But when one starts analysing how they create solutions, they are likely to recognise similarities with this now superpop method. Innovation by Design Thinking follows patterns similar to other traditional methods, however guided by human-centric principles rather than business & technology requirements. Katja Tschimmel (2015) describes it as a way of transforming and innovating through human-centric approach. In other words, creative thinking with people in mind that leads to actually meaningful solutions.

Doing is the new Teaching

During 2 intensive days we had guests from Portugal, Katja Tschimmel and Mariana Valença, lecture the Design Thinking masters course at Laurea SID. What stood out for me was their way of lecturing. They digested all those years of extensive research into easy-to-grasp exercises and a useful set of slides overviewing everything Design Thinking. It was interactive and inspiring rather than exhaustive. Quickly the lecture became practical with quizzes, ultimately becoming a workshop following one of the models presented, Evolution 6.

I’m more interested in observing how Design Thinking can change the way we teach/learn anything at schools in general. While performing the exercises myself I recognised at least 4 design thinking principles applied to the teaching&learning environment, described by Tschimmel in the latest Research Report D-Think.

Continue reading

Learning Design thinking – did I do it right?

kuva1

Katja and Mariana, our inspiring lecturers

That was my main concern during the Design Thinking course. Katja Tschimmel and Mariana Valença familiarized us with practical Design Thinking. Katja gave us introduction to design thinking, its background, literature and visual models for design thinking process. We familiarized ourselves better with The Mindshake Design thinking model: Evolution 62. The two days of studying were full of inspiring activities to get to know Evolution 62 -model in action.

kuva2

stevton.com

For some reason I had difficulties letting go of my result-oriented mind-set to complete the activities. I tried to convince myself to focus on simply learning the tools and getting to know my new classmates. But still having the “right” answers to exercises and following the given instructions precisely were my main concerns. It was frustrating and energy-consuming. My goal to have the right answers was preventing me from actually embracing the full meaning of Design Thinking. Because Design thinking is neither art nor science nor religion, it is the capacity, ultimately, for integrative thinking. Design thinkers need to have a holistic view of the problem (Brown), as in this case the holistic view of Design Thinking instead of predicting the answers.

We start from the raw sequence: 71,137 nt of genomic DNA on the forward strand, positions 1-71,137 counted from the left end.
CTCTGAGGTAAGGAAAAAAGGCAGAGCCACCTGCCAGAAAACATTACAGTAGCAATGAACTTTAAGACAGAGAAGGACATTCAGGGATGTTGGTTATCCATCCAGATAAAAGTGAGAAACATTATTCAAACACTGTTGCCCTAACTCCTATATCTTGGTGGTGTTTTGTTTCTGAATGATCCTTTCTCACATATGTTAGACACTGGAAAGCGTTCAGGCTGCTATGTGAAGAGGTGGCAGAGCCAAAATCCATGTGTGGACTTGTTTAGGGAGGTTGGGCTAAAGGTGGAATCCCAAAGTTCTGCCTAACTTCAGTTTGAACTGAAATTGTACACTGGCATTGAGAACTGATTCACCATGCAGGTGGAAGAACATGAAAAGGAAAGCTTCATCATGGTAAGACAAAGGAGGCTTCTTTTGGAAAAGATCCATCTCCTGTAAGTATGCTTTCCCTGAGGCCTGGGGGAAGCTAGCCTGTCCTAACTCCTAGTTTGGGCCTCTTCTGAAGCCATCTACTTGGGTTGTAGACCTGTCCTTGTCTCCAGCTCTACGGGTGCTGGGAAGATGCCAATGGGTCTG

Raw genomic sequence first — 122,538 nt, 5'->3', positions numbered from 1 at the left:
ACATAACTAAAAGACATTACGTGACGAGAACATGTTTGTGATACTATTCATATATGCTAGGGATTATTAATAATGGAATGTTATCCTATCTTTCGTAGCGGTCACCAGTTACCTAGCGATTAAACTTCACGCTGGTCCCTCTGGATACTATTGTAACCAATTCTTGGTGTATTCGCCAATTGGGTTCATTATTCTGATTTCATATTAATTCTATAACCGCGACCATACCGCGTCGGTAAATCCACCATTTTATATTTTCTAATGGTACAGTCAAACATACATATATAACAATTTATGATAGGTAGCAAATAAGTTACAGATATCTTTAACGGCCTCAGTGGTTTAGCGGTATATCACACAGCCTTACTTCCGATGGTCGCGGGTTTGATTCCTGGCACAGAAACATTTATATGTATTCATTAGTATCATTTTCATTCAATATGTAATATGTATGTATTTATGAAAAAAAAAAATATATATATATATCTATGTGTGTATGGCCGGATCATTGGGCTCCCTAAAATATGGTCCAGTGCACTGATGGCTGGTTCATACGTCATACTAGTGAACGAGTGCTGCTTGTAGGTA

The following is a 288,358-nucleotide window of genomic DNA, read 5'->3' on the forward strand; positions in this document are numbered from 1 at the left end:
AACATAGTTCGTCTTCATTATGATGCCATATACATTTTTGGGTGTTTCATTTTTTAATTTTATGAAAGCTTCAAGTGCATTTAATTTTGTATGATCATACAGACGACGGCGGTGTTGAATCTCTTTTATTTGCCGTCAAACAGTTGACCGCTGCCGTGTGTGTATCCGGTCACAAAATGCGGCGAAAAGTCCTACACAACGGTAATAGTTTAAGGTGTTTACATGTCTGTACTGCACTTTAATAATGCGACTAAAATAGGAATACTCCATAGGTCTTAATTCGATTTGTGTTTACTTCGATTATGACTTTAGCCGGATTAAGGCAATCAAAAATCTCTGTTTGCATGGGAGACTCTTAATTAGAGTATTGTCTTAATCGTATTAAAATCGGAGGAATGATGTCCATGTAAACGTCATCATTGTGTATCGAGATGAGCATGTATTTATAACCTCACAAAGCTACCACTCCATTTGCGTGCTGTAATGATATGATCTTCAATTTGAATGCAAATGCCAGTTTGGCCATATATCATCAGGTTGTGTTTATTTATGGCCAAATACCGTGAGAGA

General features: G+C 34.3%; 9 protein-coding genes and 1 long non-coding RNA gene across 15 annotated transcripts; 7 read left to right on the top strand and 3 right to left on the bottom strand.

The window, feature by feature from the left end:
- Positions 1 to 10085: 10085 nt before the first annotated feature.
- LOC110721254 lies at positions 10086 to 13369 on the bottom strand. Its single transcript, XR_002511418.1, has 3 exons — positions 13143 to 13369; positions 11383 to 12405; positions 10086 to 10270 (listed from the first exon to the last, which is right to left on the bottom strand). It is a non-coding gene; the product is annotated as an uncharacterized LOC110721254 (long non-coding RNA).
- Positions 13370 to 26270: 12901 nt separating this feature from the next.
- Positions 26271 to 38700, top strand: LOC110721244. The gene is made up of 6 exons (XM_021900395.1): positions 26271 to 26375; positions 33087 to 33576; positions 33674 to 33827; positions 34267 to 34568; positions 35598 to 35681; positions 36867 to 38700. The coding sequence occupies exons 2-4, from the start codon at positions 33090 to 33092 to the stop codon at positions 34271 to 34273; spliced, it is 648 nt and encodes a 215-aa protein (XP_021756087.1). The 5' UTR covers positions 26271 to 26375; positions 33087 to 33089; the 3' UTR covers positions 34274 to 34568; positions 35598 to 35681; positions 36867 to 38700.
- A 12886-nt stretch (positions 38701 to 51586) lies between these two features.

It must had been frustrating also for my group member to have me continuously question what were we actually ideating during the Evolution 62 process. Tim Brown emphasizes that in Design thinking, failure is totally acceptable as long as it happens early and becomes a source of learning. Well, at least I got half of the failure right. After the study days I felt I had failed trying to be a design thinker but when I read more, my failure became a source of learning. Brown wrote that behaviour is never wrong or right but it is always meaningful. He of course refers to people´s behaviour when observed for insights. But I decided to use this on my own behaviour analysis. What if my result-focused way of learning was actually a coping mechanism to deal with the new situation? I have no graphic skills and as visualizing is key elements in Design thinking, this was a big source of uncertainty. And as Design Thinking is a new field for me, I needed to follow the given instructions precisely to stay on board.

Dealing with incomplete information, with the unpredictable, and with ambiguous situations, requires designers to feel comfortable with uncertainty. (D-think) This is a goal I need to keep working for, but luckily Brown wrote something that gave me hope. Don´t ask “what?” ask “why?” Asking “why?” is an opportunity to reframe a problem, redefine the constraints and open the field to a more innovative answer. (Brown) This made me realize that I was actually doing the right thing by questioning our group work, but I was asking the wrong question. In terms of learning and design thinking I should had been asking “why?” to have the answer to convince me for my worry of us heading toward the wrong result and to grasp a more holistic view of the process.

So to answer my question from the beginning – I almost did it right!

Written by
Aino Saari

Service Innovation and Design MBA Student

Sources
Brown, Tim 2009. Change by design: how design thinking can transform organizations and inspire innovation. New York: HarperCollins Publishers.